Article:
“One critical aspect of rebuilding New Orleans was the chance to design a new public school system that would deliver the promise of real opportunity for every child.”

This is how:

First, New Orleans school and community leaders adopted citywide school choice and a unified enrollment system that provides equal access to schools across the city. Each school may set aside a portion of seats for neighborhood students. But all schools must be open to students from anywhere in the city, so that students from every neighborhood have access to a quality school of their choice. Moreover, the students whose families don't end up selecting a school through this process are automatically assigned to the highest-performing public charter school with available space in the city.

Second, to ensure that discipline is handed out fairly, New Orleans created a centralized expulsion-hearing office, as well as a unified code for expulsions. Students are removed from school only for extremely serious behavior infractions. New Orleans now has a lower expulsion rate than the state average, despite serving a much more at-risk student body.

Third, local and state education authorities overhauled the school funding formula to give schools significantly more money for serving students with special needs. Because this funding follows a student to the school he or she chooses, schools are not penalized for serving special-needs students.

Finally, local policymakers set high standards across the board and ensure that schools are closed when they consistently fail to meet these standards. Students no longer remain trapped in failing schools because of bureaucratic inertia.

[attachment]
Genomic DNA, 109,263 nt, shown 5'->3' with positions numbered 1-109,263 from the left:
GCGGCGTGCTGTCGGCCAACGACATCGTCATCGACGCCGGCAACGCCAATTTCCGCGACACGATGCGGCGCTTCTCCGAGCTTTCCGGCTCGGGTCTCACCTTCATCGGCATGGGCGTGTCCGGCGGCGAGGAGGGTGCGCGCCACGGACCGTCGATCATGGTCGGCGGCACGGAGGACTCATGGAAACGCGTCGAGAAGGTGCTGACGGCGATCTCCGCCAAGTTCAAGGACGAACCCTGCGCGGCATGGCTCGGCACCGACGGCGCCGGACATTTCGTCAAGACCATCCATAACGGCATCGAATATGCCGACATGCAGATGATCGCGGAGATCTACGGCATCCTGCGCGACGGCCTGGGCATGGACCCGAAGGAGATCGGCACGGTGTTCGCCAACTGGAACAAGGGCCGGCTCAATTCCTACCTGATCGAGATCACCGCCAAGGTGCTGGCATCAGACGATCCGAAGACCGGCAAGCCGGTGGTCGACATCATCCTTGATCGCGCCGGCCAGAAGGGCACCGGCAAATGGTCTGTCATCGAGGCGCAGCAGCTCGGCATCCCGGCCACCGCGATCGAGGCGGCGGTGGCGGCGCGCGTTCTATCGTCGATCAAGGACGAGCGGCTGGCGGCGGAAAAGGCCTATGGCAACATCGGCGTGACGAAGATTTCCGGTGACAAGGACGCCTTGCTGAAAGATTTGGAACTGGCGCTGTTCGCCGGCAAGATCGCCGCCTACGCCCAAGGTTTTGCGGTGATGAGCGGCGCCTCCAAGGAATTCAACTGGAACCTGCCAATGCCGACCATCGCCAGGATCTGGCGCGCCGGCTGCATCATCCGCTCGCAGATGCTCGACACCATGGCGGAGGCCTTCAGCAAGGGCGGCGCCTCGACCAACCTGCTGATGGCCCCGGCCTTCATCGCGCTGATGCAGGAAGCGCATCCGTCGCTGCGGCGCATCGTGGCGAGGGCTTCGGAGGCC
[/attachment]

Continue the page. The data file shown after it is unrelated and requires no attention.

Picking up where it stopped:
Importantly, charter school leaders recognized that because public charter schools serve nearly all students in the city, they have to operate somewhat differently from how they would in a place where charters serve a smaller share of students.

So, for instance, the city's unified enrollment and discipline policies require individual charters to give up some of the autonomy they enjoy elsewhere. At the same time, proponents of school district centralization have had to accept that every school will be free to implement and manage its own academic program, and that no school will be allowed to underperform. In each case, ideological rigidity took a back seat to student needs.

New Orleans' ongoing education reform shows that a combination of putting students first, emphasizing school-level flexibility and accountability, and encouraging community-driven input can dramatically improve schools, eliminate inequities, and give all students equitable access to a high-quality education.

Ten years after the nation offered its help to ensure a better future for New Orleans, it is indeed ironic that New Orleans is now offering a proven model for communities around the nation to provide hope and opportunity for their own.

Vol. 35, Issue 02, Page 18